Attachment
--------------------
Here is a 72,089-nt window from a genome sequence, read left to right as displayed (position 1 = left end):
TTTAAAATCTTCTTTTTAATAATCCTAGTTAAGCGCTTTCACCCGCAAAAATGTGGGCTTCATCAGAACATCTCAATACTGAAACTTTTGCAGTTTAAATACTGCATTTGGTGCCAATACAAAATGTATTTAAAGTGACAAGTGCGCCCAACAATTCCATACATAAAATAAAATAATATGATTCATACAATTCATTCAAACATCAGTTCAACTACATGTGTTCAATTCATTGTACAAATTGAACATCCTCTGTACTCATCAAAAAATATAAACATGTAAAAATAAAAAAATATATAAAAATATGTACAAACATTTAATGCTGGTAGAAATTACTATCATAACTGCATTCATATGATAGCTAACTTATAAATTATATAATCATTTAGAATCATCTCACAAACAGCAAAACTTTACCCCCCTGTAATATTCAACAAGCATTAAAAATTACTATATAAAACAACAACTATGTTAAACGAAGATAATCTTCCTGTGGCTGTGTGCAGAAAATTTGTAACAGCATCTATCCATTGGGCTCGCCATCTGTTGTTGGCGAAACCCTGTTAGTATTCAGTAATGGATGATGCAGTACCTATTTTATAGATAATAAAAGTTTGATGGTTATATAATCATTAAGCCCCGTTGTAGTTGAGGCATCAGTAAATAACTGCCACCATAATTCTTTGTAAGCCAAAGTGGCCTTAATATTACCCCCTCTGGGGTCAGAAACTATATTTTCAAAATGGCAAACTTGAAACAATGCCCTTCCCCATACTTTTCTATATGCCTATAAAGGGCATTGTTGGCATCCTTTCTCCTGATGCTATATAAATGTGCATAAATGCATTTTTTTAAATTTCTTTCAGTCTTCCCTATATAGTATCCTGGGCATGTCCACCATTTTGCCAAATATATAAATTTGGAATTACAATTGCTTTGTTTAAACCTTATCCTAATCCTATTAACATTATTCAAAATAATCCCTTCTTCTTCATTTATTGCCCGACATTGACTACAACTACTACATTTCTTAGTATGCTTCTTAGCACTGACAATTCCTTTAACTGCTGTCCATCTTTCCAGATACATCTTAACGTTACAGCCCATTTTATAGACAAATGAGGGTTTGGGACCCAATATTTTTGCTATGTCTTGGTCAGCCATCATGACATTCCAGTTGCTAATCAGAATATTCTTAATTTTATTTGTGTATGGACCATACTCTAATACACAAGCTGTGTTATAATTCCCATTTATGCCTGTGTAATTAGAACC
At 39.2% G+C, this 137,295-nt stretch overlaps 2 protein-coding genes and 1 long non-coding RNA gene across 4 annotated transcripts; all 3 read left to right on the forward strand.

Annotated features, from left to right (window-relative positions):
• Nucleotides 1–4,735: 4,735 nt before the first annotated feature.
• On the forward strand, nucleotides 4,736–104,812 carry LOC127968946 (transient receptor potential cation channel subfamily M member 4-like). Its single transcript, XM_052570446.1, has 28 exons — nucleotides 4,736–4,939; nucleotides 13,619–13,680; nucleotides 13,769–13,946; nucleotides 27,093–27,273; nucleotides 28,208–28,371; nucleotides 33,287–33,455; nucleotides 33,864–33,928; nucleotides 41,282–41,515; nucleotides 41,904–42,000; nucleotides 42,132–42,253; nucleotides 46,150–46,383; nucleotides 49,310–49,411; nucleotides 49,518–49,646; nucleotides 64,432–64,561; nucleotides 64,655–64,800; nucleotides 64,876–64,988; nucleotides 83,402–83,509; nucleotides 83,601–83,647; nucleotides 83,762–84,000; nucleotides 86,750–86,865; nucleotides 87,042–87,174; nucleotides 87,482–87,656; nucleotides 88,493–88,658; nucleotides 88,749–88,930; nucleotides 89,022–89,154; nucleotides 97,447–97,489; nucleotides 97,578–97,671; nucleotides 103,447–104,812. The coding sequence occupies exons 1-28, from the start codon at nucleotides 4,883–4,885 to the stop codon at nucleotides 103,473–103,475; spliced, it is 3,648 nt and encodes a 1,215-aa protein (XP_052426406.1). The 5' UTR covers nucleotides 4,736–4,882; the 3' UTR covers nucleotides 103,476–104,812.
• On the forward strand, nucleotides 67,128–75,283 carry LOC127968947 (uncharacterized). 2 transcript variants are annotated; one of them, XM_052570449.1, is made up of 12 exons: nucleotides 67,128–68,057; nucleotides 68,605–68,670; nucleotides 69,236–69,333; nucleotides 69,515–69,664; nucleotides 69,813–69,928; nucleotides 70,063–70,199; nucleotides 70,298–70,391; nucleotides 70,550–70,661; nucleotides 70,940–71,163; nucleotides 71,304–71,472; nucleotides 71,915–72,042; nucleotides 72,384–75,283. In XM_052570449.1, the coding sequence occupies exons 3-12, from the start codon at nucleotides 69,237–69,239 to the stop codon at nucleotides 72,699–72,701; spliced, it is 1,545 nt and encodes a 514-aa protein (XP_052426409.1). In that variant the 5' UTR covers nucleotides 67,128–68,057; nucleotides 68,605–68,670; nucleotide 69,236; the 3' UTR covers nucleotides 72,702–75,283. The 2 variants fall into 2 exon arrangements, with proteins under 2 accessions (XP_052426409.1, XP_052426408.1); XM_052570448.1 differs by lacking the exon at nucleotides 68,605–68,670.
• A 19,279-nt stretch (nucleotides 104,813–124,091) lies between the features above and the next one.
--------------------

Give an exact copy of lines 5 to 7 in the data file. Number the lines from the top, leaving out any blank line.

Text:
• Nucleotides 1–4,735: 4,735 nt before the first annotated feature.
• On the forward strand, nucleotides 4,736–104,812 carry LOC127968946 (transient receptor potential cation channel subfamily M member 4-like). Its single transcript, XM_052570446.1, has 28 exons — nucleotides 4,736–4,939; nucleotides 13,619–13,680; nucleotides 13,769–13,946; nucleotides 27,093–27,273; nucleotides 28,208–28,371; nucleotides 33,287–33,455; nucleotides 33,864–33,928; nucleotides 41,282–41,515; nucleotides 41,904–42,000; nucleotides 42,132–42,253; nucleotides 46,150–46,383; nucleotides 49,310–49,411; nucleotides 49,518–49,646; nucleotides 64,432–64,561; nucleotides 64,655–64,800; nucleotides 64,876–64,988; nucleotides 83,402–83,509; nucleotides 83,601–83,647; nucleotides 83,762–84,000; nucleotides 86,750–86,865; nucleotides 87,042–87,174; nucleotides 87,482–87,656; nucleotides 88,493–88,658; nucleotides 88,749–88,930; nucleotides 89,022–89,154; nucleotides 97,447–97,489; nucleotides 97,578–97,671; nucleotides 103,447–104,812. The coding sequence occupies exons 1-28, from the start codon at nucleotides 4,883–4,885 to the stop codon at nucleotides 103,473–103,475; spliced, it is 3,648 nt and encodes a 1,215-aa protein (XP_052426406.1). The 5' UTR covers nucleotides 4,736–4,882; the 3' UTR covers nucleotides 103,476–104,812.
• On the forward strand, nucleotides 67,128–75,283 carry LOC127968947 (uncharacterized). 2 transcript variants are annotated; one of them, XM_052570449.1, is made up of 12 exons: nucleotides 67,128–68,057; nucleotides 68,605–68,670; nucleotides 69,236–69,333; nucleotides 69,515–69,664; nucleotides 69,813–69,928; nucleotides 70,063–70,199; nucleotides 70,298–70,391; nucleotides 70,550–70,661; nucleotides 70,940–71,163; nucleotides 71,304–71,472; nucleotides 71,915–72,042; nucleotides 72,384–75,283. In XM_052570449.1, the coding sequence occupies exons 3-12, from the start codon at nucleotides 69,237–69,239 to the stop codon at nucleotides 72,699–72,701; spliced, it is 1,545 nt and encodes a 514-aa protein (XP_052426409.1). In that variant the 5' UTR covers nucleotides 67,128–68,057; nucleotides 68,605–68,670; nucleotide 69,236; the 3' UTR covers nucleotides 72,702–75,283. The 2 variants fall into 2 exon arrangements, with proteins under 2 accessions (XP_052426409.1, XP_052426408.1); XM_052570448.1 differs by lacking the exon at nucleotides 68,605–68,670.